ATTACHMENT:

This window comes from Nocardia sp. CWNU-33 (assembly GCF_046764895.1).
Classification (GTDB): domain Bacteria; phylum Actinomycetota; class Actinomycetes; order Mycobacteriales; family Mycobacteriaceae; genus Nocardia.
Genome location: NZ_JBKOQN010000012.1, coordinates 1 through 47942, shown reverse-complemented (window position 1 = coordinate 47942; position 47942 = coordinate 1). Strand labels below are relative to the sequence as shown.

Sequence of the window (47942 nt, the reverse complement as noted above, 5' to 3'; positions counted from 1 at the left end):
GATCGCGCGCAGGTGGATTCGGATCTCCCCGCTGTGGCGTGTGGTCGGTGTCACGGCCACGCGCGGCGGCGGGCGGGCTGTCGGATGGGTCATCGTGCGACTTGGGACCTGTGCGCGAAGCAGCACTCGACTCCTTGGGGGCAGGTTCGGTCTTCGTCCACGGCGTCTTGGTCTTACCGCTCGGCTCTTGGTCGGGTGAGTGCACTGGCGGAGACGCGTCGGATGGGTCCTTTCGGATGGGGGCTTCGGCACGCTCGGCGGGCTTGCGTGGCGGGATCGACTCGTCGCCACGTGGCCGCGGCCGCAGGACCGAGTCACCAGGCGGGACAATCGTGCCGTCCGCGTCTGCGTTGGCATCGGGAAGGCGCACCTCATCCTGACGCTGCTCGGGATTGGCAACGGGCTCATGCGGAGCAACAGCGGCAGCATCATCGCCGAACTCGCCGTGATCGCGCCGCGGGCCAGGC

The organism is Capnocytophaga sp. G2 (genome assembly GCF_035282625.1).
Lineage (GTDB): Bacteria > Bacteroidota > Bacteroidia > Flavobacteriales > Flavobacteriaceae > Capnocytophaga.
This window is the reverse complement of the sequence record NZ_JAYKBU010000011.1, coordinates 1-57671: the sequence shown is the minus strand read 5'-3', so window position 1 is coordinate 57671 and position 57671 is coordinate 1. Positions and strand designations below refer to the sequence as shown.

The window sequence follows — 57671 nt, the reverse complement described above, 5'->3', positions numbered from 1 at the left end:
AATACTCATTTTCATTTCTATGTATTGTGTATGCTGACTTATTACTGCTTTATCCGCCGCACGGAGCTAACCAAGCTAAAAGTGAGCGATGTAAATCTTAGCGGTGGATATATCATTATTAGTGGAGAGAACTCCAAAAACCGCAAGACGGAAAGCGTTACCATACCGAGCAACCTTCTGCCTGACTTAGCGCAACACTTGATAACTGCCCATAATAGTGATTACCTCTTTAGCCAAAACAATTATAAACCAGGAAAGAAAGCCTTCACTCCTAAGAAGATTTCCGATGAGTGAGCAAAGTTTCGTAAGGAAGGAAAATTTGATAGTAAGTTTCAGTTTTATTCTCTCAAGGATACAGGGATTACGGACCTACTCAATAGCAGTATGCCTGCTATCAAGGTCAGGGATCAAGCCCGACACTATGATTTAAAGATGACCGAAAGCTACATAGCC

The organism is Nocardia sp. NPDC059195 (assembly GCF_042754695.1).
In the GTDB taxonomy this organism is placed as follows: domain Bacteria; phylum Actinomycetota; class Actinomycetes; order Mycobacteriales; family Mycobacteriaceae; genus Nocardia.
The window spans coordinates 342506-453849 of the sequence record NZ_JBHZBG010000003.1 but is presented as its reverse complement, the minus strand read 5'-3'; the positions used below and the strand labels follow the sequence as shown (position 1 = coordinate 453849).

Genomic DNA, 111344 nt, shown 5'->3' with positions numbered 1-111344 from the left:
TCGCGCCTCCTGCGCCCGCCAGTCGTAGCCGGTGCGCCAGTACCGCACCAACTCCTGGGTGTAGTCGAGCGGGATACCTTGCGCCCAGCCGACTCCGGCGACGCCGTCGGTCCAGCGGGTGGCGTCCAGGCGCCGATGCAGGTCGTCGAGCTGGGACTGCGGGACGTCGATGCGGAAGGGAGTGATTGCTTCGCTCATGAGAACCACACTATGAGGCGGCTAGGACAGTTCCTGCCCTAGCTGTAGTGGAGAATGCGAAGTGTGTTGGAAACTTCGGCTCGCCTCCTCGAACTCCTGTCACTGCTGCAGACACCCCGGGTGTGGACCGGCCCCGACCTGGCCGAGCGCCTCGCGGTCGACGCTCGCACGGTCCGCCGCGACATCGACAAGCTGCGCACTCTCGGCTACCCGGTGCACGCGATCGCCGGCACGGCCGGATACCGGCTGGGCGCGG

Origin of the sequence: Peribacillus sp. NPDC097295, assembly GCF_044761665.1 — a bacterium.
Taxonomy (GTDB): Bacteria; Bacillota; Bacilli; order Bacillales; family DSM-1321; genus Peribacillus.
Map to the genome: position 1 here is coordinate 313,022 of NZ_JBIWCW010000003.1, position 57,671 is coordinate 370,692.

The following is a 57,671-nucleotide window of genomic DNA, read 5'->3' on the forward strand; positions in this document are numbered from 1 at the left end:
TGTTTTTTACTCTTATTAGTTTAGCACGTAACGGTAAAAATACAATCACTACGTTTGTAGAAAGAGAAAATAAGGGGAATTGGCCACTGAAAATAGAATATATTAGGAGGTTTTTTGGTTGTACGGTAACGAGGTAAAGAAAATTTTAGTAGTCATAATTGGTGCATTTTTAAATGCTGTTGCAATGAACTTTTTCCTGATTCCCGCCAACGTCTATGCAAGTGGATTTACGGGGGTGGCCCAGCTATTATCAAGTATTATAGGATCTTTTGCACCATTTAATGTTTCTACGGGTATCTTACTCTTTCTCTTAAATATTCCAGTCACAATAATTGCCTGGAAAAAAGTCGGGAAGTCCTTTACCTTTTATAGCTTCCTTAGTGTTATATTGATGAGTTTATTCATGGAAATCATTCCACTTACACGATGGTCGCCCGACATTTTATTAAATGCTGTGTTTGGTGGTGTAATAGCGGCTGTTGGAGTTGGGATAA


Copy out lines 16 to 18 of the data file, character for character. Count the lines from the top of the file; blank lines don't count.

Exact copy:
Origin of the sequence: Peribacillus sp. NPDC097295, assembly GCF_044761665.1 — a bacterium.
Taxonomy (GTDB): Bacteria; Bacillota; Bacilli; order Bacillales; family DSM-1321; genus Peribacillus.
Map to the genome: position 1 here is coordinate 313,022 of NZ_JBIWCW010000003.1, position 57,671 is coordinate 370,692.